The ground work:
I have always found using a bug net, either in a tent, over my head or over my hammock Hot & Stuffy. It seemed that the more I needed one, the less likely I was to use it, as the hotter it gets the more the bugs are active, but the hotter it is inside a bug net.

What brought this back to mind:
I was watching Les Stroud (Survivor man) the other night, The episode where he is in the Amazon. He used his head netting as a fishing net. Les & small pool of water about 7 – 8 feet from the camera. Les dips his bug netting fishing net into the water, then turns to the camera & walks about 5’ to the camera & says something like “Oh look, I caught some fresh water shrimp” Then the scene cuts to him eating said shrimp. From the time Les pulled the netting out of the water till he cut away was roughly 15+ seconds. At the start, there was about 8” of water in the netting.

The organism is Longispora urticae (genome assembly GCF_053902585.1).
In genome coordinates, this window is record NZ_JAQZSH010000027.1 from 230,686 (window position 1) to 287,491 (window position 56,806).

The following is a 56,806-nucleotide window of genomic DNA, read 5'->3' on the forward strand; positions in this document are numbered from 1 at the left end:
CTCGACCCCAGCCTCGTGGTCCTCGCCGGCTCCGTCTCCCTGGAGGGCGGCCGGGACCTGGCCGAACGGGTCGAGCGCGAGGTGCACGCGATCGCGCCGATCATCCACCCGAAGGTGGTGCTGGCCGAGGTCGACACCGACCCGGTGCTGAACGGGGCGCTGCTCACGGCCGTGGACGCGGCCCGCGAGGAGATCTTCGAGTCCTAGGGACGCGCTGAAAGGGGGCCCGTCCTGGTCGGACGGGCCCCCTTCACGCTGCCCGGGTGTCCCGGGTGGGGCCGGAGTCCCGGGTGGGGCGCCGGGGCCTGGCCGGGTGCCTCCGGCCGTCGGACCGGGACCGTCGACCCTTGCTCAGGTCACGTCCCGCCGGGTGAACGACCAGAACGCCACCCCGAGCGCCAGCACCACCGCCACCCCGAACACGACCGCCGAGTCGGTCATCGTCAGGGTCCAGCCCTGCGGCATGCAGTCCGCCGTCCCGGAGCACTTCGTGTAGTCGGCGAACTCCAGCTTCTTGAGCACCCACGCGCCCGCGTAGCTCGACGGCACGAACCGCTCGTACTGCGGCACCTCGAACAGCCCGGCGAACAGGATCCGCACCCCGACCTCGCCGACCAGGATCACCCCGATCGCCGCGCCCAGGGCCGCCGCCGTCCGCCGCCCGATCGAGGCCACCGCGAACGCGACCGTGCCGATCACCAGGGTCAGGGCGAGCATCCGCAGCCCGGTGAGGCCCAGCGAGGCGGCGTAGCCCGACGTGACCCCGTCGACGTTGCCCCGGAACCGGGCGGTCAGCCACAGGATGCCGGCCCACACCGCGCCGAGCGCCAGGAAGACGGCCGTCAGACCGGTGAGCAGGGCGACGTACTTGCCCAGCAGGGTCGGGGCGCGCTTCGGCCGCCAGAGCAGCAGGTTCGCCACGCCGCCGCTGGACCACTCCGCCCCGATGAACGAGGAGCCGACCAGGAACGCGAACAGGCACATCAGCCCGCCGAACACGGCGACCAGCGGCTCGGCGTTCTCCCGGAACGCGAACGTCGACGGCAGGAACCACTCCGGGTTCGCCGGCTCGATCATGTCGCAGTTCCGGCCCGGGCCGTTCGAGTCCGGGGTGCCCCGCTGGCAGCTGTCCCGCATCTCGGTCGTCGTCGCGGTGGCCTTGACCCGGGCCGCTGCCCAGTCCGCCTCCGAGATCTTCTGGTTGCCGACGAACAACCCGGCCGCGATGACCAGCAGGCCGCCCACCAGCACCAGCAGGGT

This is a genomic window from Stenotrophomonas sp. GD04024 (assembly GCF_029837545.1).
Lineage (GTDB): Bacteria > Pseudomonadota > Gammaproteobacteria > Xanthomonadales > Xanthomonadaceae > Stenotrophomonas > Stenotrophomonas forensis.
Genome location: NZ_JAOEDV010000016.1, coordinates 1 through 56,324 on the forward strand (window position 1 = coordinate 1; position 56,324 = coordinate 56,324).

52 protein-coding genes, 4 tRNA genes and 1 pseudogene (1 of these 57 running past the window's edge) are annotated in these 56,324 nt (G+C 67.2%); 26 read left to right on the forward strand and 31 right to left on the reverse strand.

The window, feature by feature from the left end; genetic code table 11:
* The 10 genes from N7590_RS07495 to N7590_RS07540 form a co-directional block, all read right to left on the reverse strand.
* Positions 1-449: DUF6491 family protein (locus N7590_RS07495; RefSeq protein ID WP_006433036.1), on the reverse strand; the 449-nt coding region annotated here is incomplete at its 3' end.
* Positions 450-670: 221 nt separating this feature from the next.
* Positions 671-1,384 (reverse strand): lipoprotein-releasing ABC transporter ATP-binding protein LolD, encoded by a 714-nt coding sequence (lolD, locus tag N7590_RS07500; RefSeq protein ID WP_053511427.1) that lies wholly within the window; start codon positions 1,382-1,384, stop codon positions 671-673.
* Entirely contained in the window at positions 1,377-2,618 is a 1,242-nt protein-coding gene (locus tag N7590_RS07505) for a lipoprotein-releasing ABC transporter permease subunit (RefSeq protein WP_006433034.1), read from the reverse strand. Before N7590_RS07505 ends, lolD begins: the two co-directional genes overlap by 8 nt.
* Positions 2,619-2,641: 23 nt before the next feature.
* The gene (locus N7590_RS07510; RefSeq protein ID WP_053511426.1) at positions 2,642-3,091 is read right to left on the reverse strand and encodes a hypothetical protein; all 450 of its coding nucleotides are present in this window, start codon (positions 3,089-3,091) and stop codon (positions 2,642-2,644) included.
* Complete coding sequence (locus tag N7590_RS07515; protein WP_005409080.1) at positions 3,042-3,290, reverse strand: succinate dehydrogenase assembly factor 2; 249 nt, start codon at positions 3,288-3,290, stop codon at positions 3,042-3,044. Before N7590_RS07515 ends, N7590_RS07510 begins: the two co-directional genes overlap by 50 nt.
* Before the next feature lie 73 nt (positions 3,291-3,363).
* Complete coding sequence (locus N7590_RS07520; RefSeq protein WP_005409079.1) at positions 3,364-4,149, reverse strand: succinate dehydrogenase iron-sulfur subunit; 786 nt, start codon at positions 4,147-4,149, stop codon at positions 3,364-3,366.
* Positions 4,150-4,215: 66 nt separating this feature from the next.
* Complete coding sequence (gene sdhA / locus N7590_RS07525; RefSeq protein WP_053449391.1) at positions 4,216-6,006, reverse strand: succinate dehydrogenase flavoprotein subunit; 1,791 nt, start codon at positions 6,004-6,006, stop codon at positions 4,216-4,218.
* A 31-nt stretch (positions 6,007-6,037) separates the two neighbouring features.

The epiphany:
At the end of the 15 seconds, there was still over 6” of water in his head netting. This is not no-see-em (I have the same head netting thingy). Admittedly, the “water” was rather muddy, and water is thicker than air. But only 2” of water draining out in 15 seconds? And, the netting was being stretched by the weight of the water, causing the holes to be larger. No wonder I suffocate in bug netting.

What does it all mean?
I have no idea. I have never actually used the head netting & I took the bug netting off of my hammock over a year ago & likely will not be replacing it anytime soon. So I guess this is just a FYI.